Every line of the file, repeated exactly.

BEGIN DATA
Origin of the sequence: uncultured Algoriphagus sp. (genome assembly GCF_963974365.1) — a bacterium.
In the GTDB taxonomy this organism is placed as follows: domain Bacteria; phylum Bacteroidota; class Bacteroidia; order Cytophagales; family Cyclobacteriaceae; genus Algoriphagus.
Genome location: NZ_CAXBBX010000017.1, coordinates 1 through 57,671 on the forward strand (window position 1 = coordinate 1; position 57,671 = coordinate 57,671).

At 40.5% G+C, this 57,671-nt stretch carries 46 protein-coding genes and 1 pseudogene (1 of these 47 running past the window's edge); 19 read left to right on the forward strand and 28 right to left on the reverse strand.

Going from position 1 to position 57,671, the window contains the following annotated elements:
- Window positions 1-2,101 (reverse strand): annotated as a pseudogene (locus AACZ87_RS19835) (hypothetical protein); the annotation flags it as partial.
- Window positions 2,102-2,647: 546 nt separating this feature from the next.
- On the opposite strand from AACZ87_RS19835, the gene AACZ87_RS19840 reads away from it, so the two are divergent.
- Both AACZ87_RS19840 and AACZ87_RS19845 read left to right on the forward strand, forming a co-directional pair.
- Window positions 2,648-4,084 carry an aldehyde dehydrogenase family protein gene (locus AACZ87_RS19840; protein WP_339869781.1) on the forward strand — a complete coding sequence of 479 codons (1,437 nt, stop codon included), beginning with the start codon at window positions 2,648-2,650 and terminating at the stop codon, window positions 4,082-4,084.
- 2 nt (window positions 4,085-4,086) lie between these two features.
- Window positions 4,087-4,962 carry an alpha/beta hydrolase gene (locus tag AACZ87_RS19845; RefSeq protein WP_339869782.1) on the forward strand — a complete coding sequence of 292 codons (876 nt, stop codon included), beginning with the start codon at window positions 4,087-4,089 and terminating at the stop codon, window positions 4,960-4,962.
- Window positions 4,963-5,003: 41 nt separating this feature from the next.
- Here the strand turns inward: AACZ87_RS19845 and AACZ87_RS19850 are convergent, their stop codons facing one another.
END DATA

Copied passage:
Origin of the sequence: uncultured Algoriphagus sp. (genome assembly GCF_963974365.1) — a bacterium.
In the GTDB taxonomy this organism is placed as follows: domain Bacteria; phylum Bacteroidota; class Bacteroidia; order Cytophagales; family Cyclobacteriaceae; genus Algoriphagus.
Genome location: NZ_CAXBBX010000017.1, coordinates 1 through 57,671 on the forward strand (window position 1 = coordinate 1; position 57,671 = coordinate 57,671).

At 40.5% G+C, this 57,671-nt stretch carries 46 protein-coding genes and 1 pseudogene (1 of these 47 running past the window's edge); 19 read left to right on the forward strand and 28 right to left on the reverse strand.

Going from position 1 to position 57,671, the window contains the following annotated elements:
- Window positions 1-2,101 (reverse strand): annotated as a pseudogene (locus AACZ87_RS19835) (hypothetical protein); the annotation flags it as partial.
- Window positions 2,102-2,647: 546 nt separating this feature from the next.
- On the opposite strand from AACZ87_RS19835, the gene AACZ87_RS19840 reads away from it, so the two are divergent.
- Both AACZ87_RS19840 and AACZ87_RS19845 read left to right on the forward strand, forming a co-directional pair.
- Window positions 2,648-4,084 carry an aldehyde dehydrogenase family protein gene (locus AACZ87_RS19840; protein WP_339869781.1) on the forward strand — a complete coding sequence of 479 codons (1,437 nt, stop codon included), beginning with the start codon at window positions 2,648-2,650 and terminating at the stop codon, window positions 4,082-4,084.
- 2 nt (window positions 4,085-4,086) lie between these two features.
- Window positions 4,087-4,962 carry an alpha/beta hydrolase gene (locus tag AACZ87_RS19845; RefSeq protein WP_339869782.1) on the forward strand — a complete coding sequence of 292 codons (876 nt, stop codon included), beginning with the start codon at window positions 4,087-4,089 and terminating at the stop codon, window positions 4,960-4,962.
- Window positions 4,963-5,003: 41 nt separating this feature from the next.
- Here the strand turns inward: AACZ87_RS19845 and AACZ87_RS19850 are convergent, their stop codons facing one another.